The Children's Tumor Foundation is one of IMI's Associated Partners. Annette Bakker, the Foundation's president, says that the unique IMI model ensures alignment between industry and public partners
The Children’s Tumor Foundation is a renowned international non-profit organisation that seeks to advance research into a disease called neurofibromatosis, a genetic disorder of the nervous system. Raising funds is just one part of its mission; the Foundation also tries to maximise awareness and visibility of neurofibromatosis and provide support for the people whose lives are affected by it. The CTF is one of IMI's Associated Partners. The Foundation's president, Annette Bakker, spoke to the IMI programme office about the partnership.
Q. How did the relationship between the Children’s Tumor Foundation and IMI begin?
Annette Bakker: After an informal conversation with IMI Executive Director Pierre Meulien, I was invited to participate on a patient engagement panel at the IMI Stakeholder Forum. We started to build a relationship and we have been partners since. In parallel, we have advocated at the EFPIA level to be included in the Oncology Strategy setting, as part of the EFPIA Partners in Research platform. We have also been a member of the Strategic Governing Group (SGG) on Oncology, which feeds topics to IMI.
Q. What benefits are there for your organisation to partner with IMI?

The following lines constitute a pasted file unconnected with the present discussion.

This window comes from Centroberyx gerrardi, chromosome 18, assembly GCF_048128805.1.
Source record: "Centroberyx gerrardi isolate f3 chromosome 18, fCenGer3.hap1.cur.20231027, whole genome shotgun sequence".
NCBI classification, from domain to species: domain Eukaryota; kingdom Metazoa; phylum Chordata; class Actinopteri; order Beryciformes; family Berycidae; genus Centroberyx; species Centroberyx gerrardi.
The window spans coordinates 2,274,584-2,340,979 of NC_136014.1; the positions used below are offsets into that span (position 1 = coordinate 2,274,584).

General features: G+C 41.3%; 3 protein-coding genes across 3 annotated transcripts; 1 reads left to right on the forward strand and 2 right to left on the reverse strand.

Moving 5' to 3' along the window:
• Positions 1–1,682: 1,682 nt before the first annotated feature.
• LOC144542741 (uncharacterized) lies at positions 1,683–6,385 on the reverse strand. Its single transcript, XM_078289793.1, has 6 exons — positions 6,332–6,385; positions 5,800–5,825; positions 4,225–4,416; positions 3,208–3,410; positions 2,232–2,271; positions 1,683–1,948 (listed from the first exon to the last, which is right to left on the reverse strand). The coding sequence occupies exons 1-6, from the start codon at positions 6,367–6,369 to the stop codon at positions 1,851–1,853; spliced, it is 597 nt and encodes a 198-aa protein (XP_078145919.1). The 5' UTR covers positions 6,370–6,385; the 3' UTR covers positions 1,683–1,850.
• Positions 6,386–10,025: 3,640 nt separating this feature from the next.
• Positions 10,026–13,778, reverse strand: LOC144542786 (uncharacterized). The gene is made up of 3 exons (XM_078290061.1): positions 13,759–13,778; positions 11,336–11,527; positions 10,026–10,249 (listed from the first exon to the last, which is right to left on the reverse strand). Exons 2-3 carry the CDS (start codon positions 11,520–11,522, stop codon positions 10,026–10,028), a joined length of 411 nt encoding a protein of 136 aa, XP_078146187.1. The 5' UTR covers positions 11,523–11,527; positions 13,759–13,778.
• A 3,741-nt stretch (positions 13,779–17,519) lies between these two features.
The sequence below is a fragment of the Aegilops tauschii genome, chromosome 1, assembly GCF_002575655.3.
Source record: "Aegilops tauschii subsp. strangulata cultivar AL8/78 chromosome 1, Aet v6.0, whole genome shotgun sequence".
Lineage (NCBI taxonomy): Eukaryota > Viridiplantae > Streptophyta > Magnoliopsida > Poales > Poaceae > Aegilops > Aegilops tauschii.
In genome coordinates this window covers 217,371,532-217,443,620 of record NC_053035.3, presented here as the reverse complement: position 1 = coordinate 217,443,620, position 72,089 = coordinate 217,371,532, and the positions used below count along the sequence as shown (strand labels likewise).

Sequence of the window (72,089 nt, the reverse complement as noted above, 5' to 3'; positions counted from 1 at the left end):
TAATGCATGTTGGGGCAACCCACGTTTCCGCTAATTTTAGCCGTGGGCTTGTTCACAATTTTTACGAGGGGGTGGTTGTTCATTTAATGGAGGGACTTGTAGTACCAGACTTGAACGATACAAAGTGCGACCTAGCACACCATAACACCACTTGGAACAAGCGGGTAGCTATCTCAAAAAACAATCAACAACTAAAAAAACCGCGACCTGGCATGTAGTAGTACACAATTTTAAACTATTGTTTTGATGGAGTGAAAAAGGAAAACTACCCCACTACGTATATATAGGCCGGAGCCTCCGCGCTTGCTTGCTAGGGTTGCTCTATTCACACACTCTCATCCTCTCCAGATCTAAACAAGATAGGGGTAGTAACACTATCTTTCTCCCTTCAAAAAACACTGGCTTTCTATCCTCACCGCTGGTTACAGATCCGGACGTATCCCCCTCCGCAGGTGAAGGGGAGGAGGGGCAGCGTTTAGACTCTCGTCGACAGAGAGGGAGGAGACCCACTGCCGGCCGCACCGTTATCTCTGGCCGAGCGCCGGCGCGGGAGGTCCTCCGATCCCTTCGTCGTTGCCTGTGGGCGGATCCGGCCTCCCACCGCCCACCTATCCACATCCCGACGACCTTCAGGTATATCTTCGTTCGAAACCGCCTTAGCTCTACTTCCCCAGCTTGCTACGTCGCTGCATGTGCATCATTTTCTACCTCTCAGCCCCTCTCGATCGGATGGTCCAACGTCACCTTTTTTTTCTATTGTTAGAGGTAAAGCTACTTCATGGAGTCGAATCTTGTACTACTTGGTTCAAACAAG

Annette Bakker: The partnership helps attract both industry interest and EU funding to neurofibromatosis (NF) and rare diseases. IMI topic selection is a great way to measure industry appetite for certain research topics. We also benefit from IMI credibility in the European landscape.
Q. Which projects have you specifically been involved in? What is the nature of your contribution?
Annette Bakker: Our Foundation is involved in EUPEARL, which works on platform trials for rare diseases, with NF being its prototype. We have a crucial role as an Associated Partner in the leadership of the project and co-lead of the work package on NF. We have also provided experience to the PARADIGM project, with patient involvement throughout the project.
Q. What do you think is the benefit of a public-private partnership in health like IMI, as compared to other funding programmes?
Annette Bakker: The scale of the funding enables real impact. Also the unique business model ensures alignment between industry and the public partners on what matters most. The commitment of all the stakeholders is also a great benefit.
Q. Based on your experience, do you hope to partner with IMI’s successor, IHI?
Annette Bakker: Partnering with the IHI would be key for us. Foundations are the connectors to all stakeholders, including the patient community, who are the ‘clients’ of the end-products of research. By including a larger number of non-profit Associated Partners, we can increase the awareness in the private sector of the needs of these disease communities. The partnerships with foundations also open up collaborative options with non-EU partners. It is important to keep foundations included when potential research topics are proposed, whether through the Oncology SGG or otherwise.
Partnerships are key to accelerating innovation